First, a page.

Risks & Rewards of 3D Printing in the Construction Industry

Risks & Rewards of 3D Printing in the Construction Industry

Utilizing 3D printing in both commercial and residential projects has been gaining popularity within the construction industry.  While the benefits may appear endless, there are still risks to be considered before this technology may go mainstream around the United States.


  • Major potential for environmentally friendly construction projects and waste reduction.
  • Much shorter construction periods in an industry where delays can be disruptive and costly, it can offer an opportunity to accelerate construction of projects.
  • Health and safety risks are reduced due to ease of manufacturing of 3D printer.
  • Labor costs will be decreased because the printer is more efficient and can also save up to 60% of the cost of building materials.
  • Could allow for customized projects that are either impossible or too expensive with conventional methods.


  • Other manufacturers and companies in the industry could suffer if the 3D printer is able to produce their items at a cheaper cost.
  • Less of a need for laborers due to the efficiency of the 3D printer – especially during a time of inflation and recession.
  • Need for specially skilled laborers to be able to utilize functions of 3D printer.
  • Errors in printing materials could prove costly during construction and replacement items could be more costly if needed at short notice.
  • Potentially expensive to fix if the 3D printer becomes unusable/broken.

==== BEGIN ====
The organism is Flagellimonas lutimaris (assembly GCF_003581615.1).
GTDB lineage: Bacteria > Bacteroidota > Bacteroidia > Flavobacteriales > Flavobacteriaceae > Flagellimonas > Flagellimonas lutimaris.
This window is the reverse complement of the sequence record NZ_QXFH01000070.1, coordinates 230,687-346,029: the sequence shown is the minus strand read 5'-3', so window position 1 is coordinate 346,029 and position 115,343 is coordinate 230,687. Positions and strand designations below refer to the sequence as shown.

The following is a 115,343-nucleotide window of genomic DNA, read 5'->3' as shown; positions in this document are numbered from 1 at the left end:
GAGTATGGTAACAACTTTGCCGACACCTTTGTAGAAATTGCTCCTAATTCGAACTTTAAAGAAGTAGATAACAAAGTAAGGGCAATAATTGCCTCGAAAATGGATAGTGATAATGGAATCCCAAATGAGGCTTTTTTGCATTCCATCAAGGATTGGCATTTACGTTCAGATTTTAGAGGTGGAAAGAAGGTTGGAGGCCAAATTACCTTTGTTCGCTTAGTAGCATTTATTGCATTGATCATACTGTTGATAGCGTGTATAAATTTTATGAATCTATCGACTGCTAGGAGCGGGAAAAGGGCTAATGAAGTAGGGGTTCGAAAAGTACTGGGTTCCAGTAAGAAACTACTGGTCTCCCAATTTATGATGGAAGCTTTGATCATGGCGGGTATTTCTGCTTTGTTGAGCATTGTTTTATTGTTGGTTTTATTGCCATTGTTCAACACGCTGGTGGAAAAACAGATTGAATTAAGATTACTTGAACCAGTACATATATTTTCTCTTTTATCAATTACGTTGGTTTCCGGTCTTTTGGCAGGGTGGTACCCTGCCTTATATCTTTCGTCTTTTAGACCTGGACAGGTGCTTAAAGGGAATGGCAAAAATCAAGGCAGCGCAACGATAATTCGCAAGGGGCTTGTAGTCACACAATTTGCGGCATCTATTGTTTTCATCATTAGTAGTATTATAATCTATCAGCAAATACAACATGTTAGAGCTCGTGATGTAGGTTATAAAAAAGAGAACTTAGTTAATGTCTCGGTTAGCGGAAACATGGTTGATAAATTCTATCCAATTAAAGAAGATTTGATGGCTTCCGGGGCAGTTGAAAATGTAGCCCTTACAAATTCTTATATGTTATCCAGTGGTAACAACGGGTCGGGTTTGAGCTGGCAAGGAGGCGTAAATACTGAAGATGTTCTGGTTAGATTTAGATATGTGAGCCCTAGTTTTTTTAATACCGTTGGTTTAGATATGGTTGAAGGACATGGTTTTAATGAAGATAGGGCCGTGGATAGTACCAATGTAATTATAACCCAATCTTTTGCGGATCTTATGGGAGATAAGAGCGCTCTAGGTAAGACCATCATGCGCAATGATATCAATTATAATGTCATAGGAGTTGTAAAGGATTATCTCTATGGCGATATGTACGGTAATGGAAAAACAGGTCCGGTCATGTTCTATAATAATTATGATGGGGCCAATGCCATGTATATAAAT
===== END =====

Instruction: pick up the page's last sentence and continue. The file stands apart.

In evaluating these rewards and risks, at least one U.S. state has approved broad-sweeping measures for constructing both commercial and residential properties using 3D printing.  Specifically, Montana recently led an effort to give broad regulatory approval to 3D print walls as a replacement for walls made with concrete masonry units or a standard cored concrete block assembly for all types of construction projects within the state.  As for Florida, in 2021, the City of Tallahassee approved the 3D printing of a single-family home as a part of the City of Tallahassee’s affordable housing construction loan program.  However, no other broad regulatory approval-type measures seem to be in place as of yet.  Despite rising levels of interest in 3D printed single-family homes in the state, the expectation is that buyers will have to wait a few more years before 3D printed homes become prevalent enough for real change to occur. As outlined above, 3D-printed construction in Florida could gain more popularity due to cost cutting measures, efficiency and the increase in safety, but Florida may have some unique concerns not applicable to states such as Montana.  Specifically, more stringent building code requirements covering hurricanes, high-velocity winds and/or flooding may hinder the popularity of 3D printing for the time being.  Otherwise, the aforementioned risks and rewards will have to be critically evaluated by Florida regulatory authorities in the years to come.

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